Tehran – Iranian Foreign Minister Dr Javad Zarif on Monday invited Pakistan to participate in Chahbahar seaport project and development of its link with Gwadar Port as he sought to allay concerns here over Indian involvement in the Iranian port.
“We offered to participate in the China-Pakistan Economic Corridor (CPEC). We have also offered Pakistan and China to participate in Chahbahar,” Dr Zarif, who is on a three-day visit to Pakistan, said while delivering a lecture at the Institute of Strategic Studies Islamabad (ISSI) that had been held to commemorate 70th anniversary of establishment of Pak-Iran diplomatic relations.
Dr Zarif had earlier held bilateral talks with his Pakistani counterpart Khawaja Asif at the Foreign Office and addressed a trade conference. The visiting foreign minister is being accompanied by a large trade delegation from Iran.
Pakistan had always been concerned about Indian involvement in Chahbahar port. These concerns got amplified after Iran last month signed a lease agreement with India, which would give operational control of the port to the latter.
Emphasising that both Gwadar and Chahbahar were important projects for development of deprived Eastern and South-eastern Iran and South Western Pakistan, he said that both needed to be linked through sea and land routes for effecting their complementarities.
“We are taking measures to do that and there is an open invitation to Pakistan to participate in that,” the foreign minister said.
Mr Zarif further clarified that Chahbahar port project was not meant to “encircle Pakistan … strangulate anybody”. He twice said Iran would not allow anybody to hurt Pakistan from its territory much like Pakistan would not allow its soil to be used against Iran.
He likened Iran’s relations with India to Pakistan’s ties with Saudi Arabia. “Our relations with India, just like Pakistan’s relations with Saudi Arabia, are not against Pakistan as we understand Pakistan’s relations with Saudi Arabia are not against Iran,” the crafty and skilful diplomat said trying to remind about his country’s concerns.
Dr Zarif also laid out his vision for better ties between Pakistan and Iran, which envisaged realisation of long delayed Iran-Pakistan gas pipeline, establishment of banking ties, signing a Free Trade Agreement (FTA) and making Gawadar and Chahbahar ports complementary.
Banking relations are considered crucial to expanding bilateral trade, which is currently at $1.2 billion. The target is to increase it to $5bn per annum over next few years, but it looks to be a difficult goal to achieve in the absence of regular banking channels.
In April last year, the State Bank of Pakistan had signed a Banking and Payment Arrangement (BPA) with Iran’s central bank, Bank Markazi Jomhouri Islami Iran (BMJII) for providing a trade settlement mechanism to promote bilateral trade. The central banks of the two countries were to subsequently invite commercial banks to carry out transactions under the BPA. But, no progress could be made due to lack of interest of Pakistani banks.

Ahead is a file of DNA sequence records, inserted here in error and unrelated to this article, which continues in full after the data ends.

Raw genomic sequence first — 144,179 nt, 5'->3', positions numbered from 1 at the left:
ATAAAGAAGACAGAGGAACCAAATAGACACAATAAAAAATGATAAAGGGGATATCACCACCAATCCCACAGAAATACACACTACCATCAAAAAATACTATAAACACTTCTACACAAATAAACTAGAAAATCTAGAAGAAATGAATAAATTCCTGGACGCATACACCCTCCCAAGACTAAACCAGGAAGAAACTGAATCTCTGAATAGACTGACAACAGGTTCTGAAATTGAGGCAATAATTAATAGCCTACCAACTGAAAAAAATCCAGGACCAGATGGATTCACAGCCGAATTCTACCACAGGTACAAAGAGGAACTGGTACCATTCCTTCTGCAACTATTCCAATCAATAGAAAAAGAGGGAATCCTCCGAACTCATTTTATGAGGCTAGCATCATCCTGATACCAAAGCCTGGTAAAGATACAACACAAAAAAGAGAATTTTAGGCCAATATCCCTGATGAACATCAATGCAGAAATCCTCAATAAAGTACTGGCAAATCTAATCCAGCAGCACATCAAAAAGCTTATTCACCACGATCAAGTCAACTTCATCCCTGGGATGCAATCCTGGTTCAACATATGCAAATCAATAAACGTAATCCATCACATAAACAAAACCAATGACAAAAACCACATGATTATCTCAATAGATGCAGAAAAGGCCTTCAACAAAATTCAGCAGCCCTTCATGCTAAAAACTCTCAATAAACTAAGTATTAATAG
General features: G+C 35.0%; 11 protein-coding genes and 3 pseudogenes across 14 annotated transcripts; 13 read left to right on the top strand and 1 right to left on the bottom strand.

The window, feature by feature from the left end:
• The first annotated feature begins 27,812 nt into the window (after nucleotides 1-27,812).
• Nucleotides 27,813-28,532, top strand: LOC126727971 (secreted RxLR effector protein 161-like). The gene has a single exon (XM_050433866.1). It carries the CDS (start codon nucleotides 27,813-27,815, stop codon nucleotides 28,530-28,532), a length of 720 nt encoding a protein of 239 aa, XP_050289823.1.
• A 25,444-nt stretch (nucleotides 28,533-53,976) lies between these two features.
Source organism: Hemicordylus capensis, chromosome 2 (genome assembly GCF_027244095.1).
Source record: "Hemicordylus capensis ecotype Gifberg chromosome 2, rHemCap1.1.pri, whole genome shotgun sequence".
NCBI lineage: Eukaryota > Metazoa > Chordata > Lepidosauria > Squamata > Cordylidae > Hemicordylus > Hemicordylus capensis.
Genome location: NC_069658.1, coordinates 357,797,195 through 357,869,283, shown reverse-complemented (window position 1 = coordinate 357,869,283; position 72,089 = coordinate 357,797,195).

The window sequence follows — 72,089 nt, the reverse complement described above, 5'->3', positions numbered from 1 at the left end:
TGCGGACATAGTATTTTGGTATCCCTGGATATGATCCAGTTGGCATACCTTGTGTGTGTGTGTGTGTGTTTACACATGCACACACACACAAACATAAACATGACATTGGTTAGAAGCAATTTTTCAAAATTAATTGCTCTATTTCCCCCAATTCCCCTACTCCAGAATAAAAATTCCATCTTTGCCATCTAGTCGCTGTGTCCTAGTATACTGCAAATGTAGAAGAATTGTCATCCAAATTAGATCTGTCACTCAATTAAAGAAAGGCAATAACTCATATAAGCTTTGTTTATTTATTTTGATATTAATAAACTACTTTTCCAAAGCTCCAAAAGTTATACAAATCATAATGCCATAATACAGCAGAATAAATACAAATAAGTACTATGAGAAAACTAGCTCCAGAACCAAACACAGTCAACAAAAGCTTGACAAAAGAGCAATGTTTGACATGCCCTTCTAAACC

Similarly, there is a consensus that IP gas project is beneficial for Pakistan’s economy, but still it is frozen on the Pakistani end due to external and internal factors.
During the bilateral talks, a FO statement said: “The two sides agreed to continue engagement for enhancing economic cooperation, including bilateral trade, investments and commercial interaction to promote shared prosperity … addressing tariff and non-tariff barriers” in addition to concluding FTA on priority.
“The Foreign Ministers underlined that as two brotherly neighbouring countries Iran and Pakistan would deepen connectivity between the two sister ports of Gawadar and Chahbahar to benefit from their complementarities,” the statement added.
The two sides decided to expedite operationalisation of two new border crossings that was agreed long time ago. Prime Minister Shahid Khaqan Abbasi said that Pakistan and Iran should work together and make their utmost efforts for enhancing the bilateral trade to $5bn by 2021.
In a meeting with Foreign Minister Dr Javad Zarif, who called on him here, the prime minister reaffirmed Pakistan’s desire to enhance mutually beneficial economic cooperation with Iran including bilateral trade, investments and commercial interaction.
During the meeting, both sides discussed efforts for strengthening of bilateral relations and issues related to peace and security in the region. Prime Minister Abbasi emphasised the need to deepen connectivity to harness benefits from regional economic integration.
He expressed his commitment to work to resolve the issues in implementation of Iran-Pakistan gas pipeline project, including the financing of pipeline infrastructure and the scope of snap back clause.
The prime minister said that Pakistan was working towards realising its vision of a peaceful and inter-connected region for shared progress and prosperity.
“We believe that a peaceful and stable Afghanistan is vital for economic progress of the region and Pakistan and Iran as the two neighbouring countries can make important contribution for achieving this objective,” he remarked.
He thanked the Iranian leadership for their steadfast support to the principled struggle of Kashmiris. The Iranian foreign minister appreciated the increasing high-level interaction between the two countries.
He said the mutual efforts of the two countries had resulted in enhanced economic and people-to-people interaction, which should be further strengthened. Dr Zarif also appreciated Pakistan’s efforts for strengthening border management to prevent illegal cross-border activities.